Introducing Groasis Technology for Ecological Restoration

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Its name is Groasis Technology. It resembles a strange pot with a ridged cover at the top which condenses water and an elongated hole for the plant at its center. It is literally a water box that allows the planting of trees and vegetables without the aid of conventional irrigation systems and energy use. The plant is planted directly into the ground and Groasis Technology (GT) is placed around it with a given amount of water inside that can last in some cases up to eight months, gradually irrigating the plant through a candle-like wick located at the bottom of the box. Once the plant is big enough the GT is removed.

Groasis technology was recently introduced in Galapagos by the Charles Darwin Foundation (CDF) and the Floreana Island Parish Council with the support of the Galapagos National Park Directorate (GNPD). This technology will be a key component of the Floreana Island "Reforestation and Sustainable Agricultural Production Pilot Project".

GT is an innovative technology that optimizes the use of water for the propagation and cultivation of plants, reducing normal water consumption by up to 90% in comparison with other techniques such as drip irrigation.


This technology was invented by Mr. Pieter Hoff a Dutch scientist and designed by Groasis-Aqua Pro and has been successfully used in over 28 countries around the world, mainly in arid and desert areas such as the Sahara Desert (www.groasis.com).

In continental Ecuador GT was successfully implemented in the province of Santa Elena by the "Fuente de Vida Foundation”.

In Galapagos, the Floreana pilot project addresses not only ecological restoration opportunities but also urgent needs of the island that are in line with the GNPD and Floreana Parish Council management plan and objectives. These opportunities and necessities are:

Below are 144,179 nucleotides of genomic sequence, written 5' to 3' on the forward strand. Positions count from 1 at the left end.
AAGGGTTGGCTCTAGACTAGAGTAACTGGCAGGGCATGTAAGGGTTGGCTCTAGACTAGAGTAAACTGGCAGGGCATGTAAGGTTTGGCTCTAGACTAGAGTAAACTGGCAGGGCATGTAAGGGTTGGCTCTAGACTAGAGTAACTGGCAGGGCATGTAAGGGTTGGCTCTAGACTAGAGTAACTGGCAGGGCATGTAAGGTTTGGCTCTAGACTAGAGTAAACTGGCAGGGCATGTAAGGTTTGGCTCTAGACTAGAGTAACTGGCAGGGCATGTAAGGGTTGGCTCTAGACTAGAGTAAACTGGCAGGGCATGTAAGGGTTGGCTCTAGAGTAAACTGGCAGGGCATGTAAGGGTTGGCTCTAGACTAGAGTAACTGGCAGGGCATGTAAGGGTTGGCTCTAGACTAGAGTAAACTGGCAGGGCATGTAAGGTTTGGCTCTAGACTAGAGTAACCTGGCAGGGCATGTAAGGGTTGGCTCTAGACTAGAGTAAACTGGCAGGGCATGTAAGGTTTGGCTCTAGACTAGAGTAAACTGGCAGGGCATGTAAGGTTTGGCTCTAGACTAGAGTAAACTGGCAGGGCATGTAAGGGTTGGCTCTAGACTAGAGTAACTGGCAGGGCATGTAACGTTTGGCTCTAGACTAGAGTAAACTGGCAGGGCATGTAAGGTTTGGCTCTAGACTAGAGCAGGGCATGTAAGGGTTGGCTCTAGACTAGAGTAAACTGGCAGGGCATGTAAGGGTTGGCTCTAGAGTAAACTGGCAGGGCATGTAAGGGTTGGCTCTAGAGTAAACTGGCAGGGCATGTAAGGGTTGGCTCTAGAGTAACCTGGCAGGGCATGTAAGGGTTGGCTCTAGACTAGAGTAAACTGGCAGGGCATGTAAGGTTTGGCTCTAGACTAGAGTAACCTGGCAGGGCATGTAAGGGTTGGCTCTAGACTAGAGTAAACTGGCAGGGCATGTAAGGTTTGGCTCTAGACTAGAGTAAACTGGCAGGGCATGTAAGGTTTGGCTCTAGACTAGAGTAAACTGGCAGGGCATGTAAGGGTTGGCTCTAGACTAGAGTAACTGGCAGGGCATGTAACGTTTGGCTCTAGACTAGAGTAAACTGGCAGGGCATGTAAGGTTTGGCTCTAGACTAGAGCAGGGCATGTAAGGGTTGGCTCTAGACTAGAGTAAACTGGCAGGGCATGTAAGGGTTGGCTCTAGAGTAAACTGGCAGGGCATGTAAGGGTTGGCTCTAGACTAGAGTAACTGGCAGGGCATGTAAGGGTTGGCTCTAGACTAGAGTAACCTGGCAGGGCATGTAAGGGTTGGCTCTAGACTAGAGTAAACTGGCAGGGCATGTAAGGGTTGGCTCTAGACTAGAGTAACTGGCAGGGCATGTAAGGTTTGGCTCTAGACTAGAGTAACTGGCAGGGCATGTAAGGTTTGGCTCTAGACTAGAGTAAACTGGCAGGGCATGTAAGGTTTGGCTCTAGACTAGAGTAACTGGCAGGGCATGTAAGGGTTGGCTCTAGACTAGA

• Ecological restoration of the island habitats through reforestation with endemic species, and effective invasive species management; 
  • Local agricultural production to reduce dependence on freight transportation and potential invasive species introduction as a key to sustainable development;
  • The use of native and endemic plants in public and private gardens of the island as an effective eradication process for potentially invasive introduced ornamental plants.

Among all the islands in Galapagos, Floreana is an important conservation and sustainable development "mini natural laboratory", where ecological restoration techniques and sustainable practices can be combined on a development model consistent with the unique characteristics of the archipelago.
Although CDF's efforts to find long term solutions to specific invasive species continue, it is clear that efforts for a sustainable management of the islands must also involve the effective participation of community stakeholders. This will contribute to preserve Galapagos biodiversity while meeting its human population’s social and economic needs.

The visit to the Galapagos Islands by the "Fuente de Vida Foundation” representative and GT technicians from Santa Elena on April 15th, marked the beginning of the Floreana Pilot Project. During their stay, the visitors together with the CDF team showed two presentations about the project: one to the GNPD and another to the local Floreana community in the village of Puerto Velasco Ibarra. Both presentations were very well received.

Additionally, several GT samples were placed with Galapagos endemic plants to demonstrate how they work in the gardens of the GNPD, the Amazonas School and the Floreana Parish Council on Floreana Island as well as in the CDF and GNPD installations on Santa Cruz Island.

In the coming months, a nursery and shade house will be built, and there will be several visits by GT technicians to train, and mentor the staff and community members who will participate in the project. Currently, six hundred GT units donated for the project by "Groasis Waterboxx Holland” are already on the islands waiting to be placed into action. The results obtained in this pilot project, with prior GNPD endorsement, will be the basis for the development of a much larger reforestation project proposal on a regional scale.

This project is possible thanks to the generous support of The Comon Foundation and Groasis.